A lot has been said about the new 5G technology. Fears and conspiracy theories have spread across Facebook despite UK 5G being at a lower frequency than a lot of home WiFi networks.
There is, though, more immediate problems for 5G if you’re Huawei. The US has effectively branded the company “unsafe” and have banned them from operating or working with any US company. This has led to Huawei and Honor trying to sell smartphones which lack the Google Play store, Google Maps and YouTube. Sure, you can still use the web versions but that familiarity is gone. Thus, the shiny new Huawei 5G phones will struggle to sell in most places across the globe due to the inability for Huawei t work with American-based Google.
Luckily, the company still has a lot to fall back on. Originally, the UK government had given Huawei the green light for the company to continue providing a lot of the back-end kit for 5G. A limited role in the UK 5G roll-out meant that they would at least be able to provide radio masts. However, a review is now being conducted into the impact of allowing Huawei telecoms equipment in 5G networks. The National Cyber Security Centre (NCSC) is getting involved and it could lead to a total ban on Huawei network kit.
There’s continuing fears that Huawei is a security risk and that the company could spy on or even sabotage communications. The current “35% limit” will see Huawei removed from the most sensitive core parts of the mobile network, but pressure is growing to make that 0% by 2023 instead. Should this happen, it would amount to a hasty reversal of the policy announced in January, and would add a substantial cost to the phone companies involved. Huawei equipment is already deployed, so replacing that will cost the UK networks millions.
Why, though, do we need 5G?
I mentioned this last week. In a normal day, over the existing 4G connection I have, my speeds will reach around 50Mbps. That’s faster than a lot of home (wired) broadband connections. The “real world” 5G speeds might, when we’re all connected and not doing sanitized “tests”, be around 200Mbps.
Why do we need faster speeds? It feels like what we have now is fine, right? Well, no – there’s a few reasons why 5G is important.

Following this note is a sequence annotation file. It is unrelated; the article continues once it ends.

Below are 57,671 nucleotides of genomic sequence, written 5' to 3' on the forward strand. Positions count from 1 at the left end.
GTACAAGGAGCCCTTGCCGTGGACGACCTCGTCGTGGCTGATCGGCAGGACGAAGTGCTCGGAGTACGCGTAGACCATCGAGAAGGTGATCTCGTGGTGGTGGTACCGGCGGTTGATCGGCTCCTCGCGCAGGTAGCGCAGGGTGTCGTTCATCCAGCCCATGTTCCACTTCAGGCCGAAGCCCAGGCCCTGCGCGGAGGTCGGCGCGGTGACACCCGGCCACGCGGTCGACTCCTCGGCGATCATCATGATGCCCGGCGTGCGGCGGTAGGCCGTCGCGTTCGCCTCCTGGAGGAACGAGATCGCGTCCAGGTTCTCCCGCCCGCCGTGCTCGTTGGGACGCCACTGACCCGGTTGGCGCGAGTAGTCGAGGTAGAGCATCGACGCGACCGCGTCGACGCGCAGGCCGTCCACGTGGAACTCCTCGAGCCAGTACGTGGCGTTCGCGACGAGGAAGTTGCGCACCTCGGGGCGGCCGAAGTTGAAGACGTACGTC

First, gaming has changed massively in recent times. No longer do we travel to stores and buy discs. Instead we’re downloading games onto consoles or phones. Updates will be pushed down and – as we’ve seen with games like Fortnite – you need a fast connection for lag-free gameplay and multi-player games. Likewise, we’re seeing on-demand and streamed gaming happening – games delivered over a web browser rather than waiting for a download to happen. The key drivers are the likes of casinos and gambling houses, who have perfected the art of web-based gaming delivery in recent years. You can see just some examples on sites like http://www.playonlinecasino.xyz/ where smooth graphics, surround sound and the overall “experience” has to be as true and as realistic as possible. Also, 5G will mean a lower latency, so gaming won’t have any lag or interruptions.
5G is going to ensure that the current mobile providers can compete on a more level playing field too. They can now offer services which, most of the time, will be better than the traditional fixed broadband providers. You’ll be able to get streaming TV services and incredibly-quick home or office internet from the likes of Vodafone, EE, O2 and Three with 5G-enabled routers. No wires, no installation, no holes in the walls. Just a box, a 5G connection and a WiFi hotspot.
Another benefit is the ability to have more devices connected at once, and “network slicing” will mean that connectivity can be adjusted to specific needs – giving different priority levels to different types of traffic.
As we move forwards, there’ be less of a dependency on the phone. We’ll need the CPU and the GPU less. There’ll be less of a need to have masses of internal storage. Instead, we’ll rely more on the “cloud” and we’ll not want to wait while our favourite video of the cat is uploaded to it. So 5G, that’s going to massively increase performance.